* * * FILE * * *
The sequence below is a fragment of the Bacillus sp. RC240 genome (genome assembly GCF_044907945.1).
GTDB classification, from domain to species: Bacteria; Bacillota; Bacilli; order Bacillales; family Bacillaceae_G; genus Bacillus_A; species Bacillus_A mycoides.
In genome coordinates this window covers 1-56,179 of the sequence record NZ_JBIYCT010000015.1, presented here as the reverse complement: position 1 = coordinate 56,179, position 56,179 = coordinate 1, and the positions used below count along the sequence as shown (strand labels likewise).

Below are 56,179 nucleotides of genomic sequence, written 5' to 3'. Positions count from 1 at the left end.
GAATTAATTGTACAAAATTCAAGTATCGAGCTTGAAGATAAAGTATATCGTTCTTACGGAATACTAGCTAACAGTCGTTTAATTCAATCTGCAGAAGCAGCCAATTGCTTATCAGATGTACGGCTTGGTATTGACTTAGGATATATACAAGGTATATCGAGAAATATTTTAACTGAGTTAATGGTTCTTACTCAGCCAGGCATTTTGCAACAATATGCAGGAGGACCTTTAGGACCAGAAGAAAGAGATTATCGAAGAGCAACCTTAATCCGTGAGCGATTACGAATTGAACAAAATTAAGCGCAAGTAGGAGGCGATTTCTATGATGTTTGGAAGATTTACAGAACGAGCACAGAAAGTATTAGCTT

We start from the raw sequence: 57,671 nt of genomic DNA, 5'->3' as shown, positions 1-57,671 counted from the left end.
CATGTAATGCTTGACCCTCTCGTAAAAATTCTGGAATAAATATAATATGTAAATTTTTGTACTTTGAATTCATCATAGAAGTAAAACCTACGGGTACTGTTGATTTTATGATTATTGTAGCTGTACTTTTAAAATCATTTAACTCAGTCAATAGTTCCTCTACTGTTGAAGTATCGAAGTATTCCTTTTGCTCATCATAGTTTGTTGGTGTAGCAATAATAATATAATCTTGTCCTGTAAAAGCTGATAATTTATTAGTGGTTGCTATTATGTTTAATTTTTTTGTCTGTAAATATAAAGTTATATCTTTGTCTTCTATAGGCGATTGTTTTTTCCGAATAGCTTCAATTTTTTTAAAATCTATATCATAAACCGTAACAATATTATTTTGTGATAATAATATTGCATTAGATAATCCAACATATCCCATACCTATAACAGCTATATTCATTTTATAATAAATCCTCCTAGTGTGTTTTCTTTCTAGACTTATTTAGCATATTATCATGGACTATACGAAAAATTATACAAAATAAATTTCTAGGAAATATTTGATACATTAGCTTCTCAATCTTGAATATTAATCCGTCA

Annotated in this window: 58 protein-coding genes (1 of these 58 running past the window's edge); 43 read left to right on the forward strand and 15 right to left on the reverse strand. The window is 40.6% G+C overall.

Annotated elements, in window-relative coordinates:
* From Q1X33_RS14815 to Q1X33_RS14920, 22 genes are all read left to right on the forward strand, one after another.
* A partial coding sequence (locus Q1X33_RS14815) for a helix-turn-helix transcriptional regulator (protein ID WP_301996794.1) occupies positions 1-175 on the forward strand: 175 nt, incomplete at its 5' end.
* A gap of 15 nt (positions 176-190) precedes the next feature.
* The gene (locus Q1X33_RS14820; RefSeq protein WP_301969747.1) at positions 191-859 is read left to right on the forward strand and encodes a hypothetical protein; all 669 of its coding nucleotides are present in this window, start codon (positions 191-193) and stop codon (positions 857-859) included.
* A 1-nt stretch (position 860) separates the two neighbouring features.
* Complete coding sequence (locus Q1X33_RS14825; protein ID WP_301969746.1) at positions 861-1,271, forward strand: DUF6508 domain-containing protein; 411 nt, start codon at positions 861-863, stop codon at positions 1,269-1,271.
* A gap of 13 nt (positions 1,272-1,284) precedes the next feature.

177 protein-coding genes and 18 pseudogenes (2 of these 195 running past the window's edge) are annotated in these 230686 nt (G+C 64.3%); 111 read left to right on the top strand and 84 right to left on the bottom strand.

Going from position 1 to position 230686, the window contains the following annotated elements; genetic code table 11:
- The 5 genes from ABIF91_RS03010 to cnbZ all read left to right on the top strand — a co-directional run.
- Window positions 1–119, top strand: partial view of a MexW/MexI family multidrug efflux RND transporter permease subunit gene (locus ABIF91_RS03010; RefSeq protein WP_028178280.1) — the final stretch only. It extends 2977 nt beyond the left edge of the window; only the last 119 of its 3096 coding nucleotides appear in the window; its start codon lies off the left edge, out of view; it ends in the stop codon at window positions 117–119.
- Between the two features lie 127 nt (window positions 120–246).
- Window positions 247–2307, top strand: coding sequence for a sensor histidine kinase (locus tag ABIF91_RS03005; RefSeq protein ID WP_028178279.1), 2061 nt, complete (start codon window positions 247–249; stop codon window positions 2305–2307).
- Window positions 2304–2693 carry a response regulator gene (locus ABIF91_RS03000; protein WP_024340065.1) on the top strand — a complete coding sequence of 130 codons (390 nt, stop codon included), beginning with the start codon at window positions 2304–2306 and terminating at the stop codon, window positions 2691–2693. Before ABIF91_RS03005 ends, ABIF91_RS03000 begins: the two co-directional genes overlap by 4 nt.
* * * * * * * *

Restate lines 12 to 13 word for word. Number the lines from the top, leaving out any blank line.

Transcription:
* A gap of 15 nt (positions 176-190) precedes the next feature.
* The gene (locus Q1X33_RS14820; RefSeq protein WP_301969747.1) at positions 191-859 is read left to right on the forward strand and encodes a hypothetical protein; all 669 of its coding nucleotides are present in this window, start codon (positions 191-193) and stop codon (positions 857-859) included.